Yobo and Stubbs both appeared untroubled, as every ball into the box was fired in from midway in their half. I can’t recall a single cross from the byeline that might’ve forced them to make an uncomfortable interception whilst facing their own goal. Although some would suggest there’s little point in us whipping in crosses from the byeline, or anywhere else for that matter, as despite some recent success, we’re hardly renowned for our heading ability. However with such large expanses of grass on our new playing surface, we absolutely must learn to make the most of that much more width, even if only to stretch the opposition defence, thereby leaving space in the penalty area that can be exploited with our intricate passing.

Notwithstanding our apparent predictability in attack, we’ve little real cause for complaint, while the likes of Fabregas, Hleb and Rosicky continue to orchestrate such a symphony of scintillating footie. Sure some of us are beginning to mutter under their breath about our captain’s lethargic body language. But Thierry can be a long way from his best and still be miles better than most, as he’s only ever a moment of inspiration away from stealing the entire show.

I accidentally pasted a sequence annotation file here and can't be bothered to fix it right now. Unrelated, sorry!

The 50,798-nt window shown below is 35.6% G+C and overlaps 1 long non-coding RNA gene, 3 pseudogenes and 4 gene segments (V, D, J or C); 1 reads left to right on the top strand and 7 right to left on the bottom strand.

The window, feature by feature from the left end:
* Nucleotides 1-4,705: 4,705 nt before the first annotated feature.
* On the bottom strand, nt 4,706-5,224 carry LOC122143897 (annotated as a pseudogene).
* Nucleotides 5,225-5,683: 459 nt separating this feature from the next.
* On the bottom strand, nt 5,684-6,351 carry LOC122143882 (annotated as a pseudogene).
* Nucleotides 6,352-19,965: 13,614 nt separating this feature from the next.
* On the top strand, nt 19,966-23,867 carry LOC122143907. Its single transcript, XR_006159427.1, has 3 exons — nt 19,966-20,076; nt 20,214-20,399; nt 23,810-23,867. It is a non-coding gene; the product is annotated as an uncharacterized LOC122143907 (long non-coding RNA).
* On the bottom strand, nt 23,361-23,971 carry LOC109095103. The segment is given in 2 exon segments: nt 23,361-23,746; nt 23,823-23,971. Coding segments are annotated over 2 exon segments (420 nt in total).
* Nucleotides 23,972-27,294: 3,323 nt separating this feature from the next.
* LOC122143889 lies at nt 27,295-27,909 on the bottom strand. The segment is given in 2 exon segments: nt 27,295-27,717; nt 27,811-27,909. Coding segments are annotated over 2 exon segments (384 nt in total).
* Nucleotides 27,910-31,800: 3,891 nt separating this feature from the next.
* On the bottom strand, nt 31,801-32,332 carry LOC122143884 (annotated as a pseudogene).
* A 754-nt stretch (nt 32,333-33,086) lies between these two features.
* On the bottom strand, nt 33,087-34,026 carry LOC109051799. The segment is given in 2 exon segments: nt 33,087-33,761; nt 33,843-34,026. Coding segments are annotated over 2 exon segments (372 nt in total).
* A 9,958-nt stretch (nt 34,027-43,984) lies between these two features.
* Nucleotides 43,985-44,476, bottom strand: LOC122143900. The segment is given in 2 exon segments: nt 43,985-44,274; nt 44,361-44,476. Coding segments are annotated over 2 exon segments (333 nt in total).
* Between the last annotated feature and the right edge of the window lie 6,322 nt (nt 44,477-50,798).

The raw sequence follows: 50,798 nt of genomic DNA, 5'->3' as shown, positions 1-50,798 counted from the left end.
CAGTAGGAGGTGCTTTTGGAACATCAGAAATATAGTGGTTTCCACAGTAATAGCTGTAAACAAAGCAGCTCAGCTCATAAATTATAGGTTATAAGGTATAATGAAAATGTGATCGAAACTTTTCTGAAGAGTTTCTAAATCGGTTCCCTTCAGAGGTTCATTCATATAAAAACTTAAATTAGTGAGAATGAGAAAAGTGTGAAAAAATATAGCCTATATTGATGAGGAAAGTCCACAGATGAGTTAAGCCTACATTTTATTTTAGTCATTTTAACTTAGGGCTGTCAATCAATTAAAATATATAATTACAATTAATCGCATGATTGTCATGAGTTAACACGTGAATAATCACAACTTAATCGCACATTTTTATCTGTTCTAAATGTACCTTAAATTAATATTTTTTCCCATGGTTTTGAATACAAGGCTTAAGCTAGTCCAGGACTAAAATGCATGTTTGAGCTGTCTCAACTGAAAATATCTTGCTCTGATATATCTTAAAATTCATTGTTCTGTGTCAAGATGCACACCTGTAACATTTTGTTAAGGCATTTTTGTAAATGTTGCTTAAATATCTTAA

I certainly didn’t hear Henry receiving catcalls on Saturday, as was reported by some in the press and I honestly can’t imagine anyone being so bloody stupid as to boo the best player in the world. Henry might well be suffering some sort of hangover from last season’s contractual soap opera. However having signed on for a couple more years and with his incredibly consistent, 30 goal strike rate in recent seasons, our club captain has banked sufficient Gooner goodwill, that he could slip off on a winter cruise in search of some renewed motivation and he’d still be welcomed back with open arms.